People who want more technical detail on this can see the illumos developer mailing list thread. Now that it's been raised to the developers, this issue is likely to be fixed at some point but I don't know when. Changes to kernel memory allocators rarely happen very fast.
'Retail' versus 'wholesale' spam
A while back I mentioned that the spam received by my spamtrap SMTP server is boring; it's mostly advanced fee frauds, phishes, and the like. In light of that and that GMail based people keep trying to send me spam, I've been thinking about how one way to split up spam is between what I'll call retail spam and wholesale spam.
Wholesale spam is the high volume emitters, the people who are doing it in enough volume that they have real infrastructure and automation of some sort. These are the 'email marketing' people and the people who wind up on the SBL and so on and so forth. The modern problem for them is that their very volume makes them recognizable and thus blockable. We have DNS blocklists, we have spam feature recognition in filtering systems, and so on and so forth. As a result of this, I think that wholesale spam is a mostly solved problem for most systems.
Retail spam is the small volume and often hand entered stuff. It is people sitting in Internet cafes using stolen webmail credentials to send out more or less hand-written messages. This is the domain of a great deal of advance fee fraud and phish spam, and as a result of its comparatively small volume and hand done nature it's hard to do a really good job of blocking it today. It's probably always going to be hard to fully block this, and as a result I can unhappily look forward to GMail emitting this stuff in my direction for years to come.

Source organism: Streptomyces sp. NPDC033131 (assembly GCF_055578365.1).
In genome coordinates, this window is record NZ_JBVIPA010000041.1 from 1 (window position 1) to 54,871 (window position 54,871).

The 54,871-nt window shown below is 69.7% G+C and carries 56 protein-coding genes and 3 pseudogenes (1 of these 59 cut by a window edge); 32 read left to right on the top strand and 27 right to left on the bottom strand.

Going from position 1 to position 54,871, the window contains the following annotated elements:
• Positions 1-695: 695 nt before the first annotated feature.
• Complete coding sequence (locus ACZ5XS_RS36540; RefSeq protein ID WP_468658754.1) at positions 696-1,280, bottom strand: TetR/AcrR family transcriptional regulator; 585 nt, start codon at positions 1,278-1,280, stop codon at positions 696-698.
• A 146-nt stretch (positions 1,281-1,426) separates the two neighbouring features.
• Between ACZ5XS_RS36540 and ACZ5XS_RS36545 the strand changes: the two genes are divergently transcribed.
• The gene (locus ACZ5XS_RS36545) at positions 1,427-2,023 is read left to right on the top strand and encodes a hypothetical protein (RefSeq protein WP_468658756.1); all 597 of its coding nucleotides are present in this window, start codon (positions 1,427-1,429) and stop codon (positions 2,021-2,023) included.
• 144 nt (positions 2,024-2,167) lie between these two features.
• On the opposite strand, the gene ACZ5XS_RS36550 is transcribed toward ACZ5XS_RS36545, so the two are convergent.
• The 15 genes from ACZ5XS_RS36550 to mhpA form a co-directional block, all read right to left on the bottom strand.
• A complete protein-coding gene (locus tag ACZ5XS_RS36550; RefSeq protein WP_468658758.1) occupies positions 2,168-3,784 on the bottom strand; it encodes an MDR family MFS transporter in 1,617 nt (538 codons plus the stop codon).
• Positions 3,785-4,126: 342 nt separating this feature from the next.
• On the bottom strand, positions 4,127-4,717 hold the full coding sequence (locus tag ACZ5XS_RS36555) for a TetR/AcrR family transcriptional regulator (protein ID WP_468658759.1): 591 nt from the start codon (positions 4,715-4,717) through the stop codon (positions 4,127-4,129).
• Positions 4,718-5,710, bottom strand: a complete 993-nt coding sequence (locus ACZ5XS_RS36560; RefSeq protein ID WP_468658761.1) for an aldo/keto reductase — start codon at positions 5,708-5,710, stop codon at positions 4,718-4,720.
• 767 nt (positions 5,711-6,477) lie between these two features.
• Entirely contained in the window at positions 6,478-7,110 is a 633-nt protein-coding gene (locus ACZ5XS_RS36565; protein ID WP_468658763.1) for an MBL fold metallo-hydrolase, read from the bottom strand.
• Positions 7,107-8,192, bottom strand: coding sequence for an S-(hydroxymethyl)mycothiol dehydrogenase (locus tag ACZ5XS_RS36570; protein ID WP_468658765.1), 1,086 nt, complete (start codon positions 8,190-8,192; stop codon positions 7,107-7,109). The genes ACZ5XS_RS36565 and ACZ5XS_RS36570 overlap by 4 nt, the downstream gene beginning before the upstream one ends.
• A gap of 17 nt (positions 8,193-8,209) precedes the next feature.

(GMail is far from alone here, of course; any freemail service is a sending source for this stuff. I just notice GMail more than the others for various reasons.)
Maybe someday we'll figure out really effective tools against retail spam, but I doubt it. Stopping retail spam runs up against the fundamental problem of spam.
Some data on how long it is between fetches of my Atom feed
Recently I became interested in a relatively simple question: on average, how much time passes between two fetches of the Atom feed for Wandering Thoughts? Today I want to give some preliminary answers to that. To make life simple, I'm looking only at the blog's main feed and I'm taking 24 hours of data over Friday (local time). Excluding feed fetch attempts that are blocked for some reason, I get the following numbers: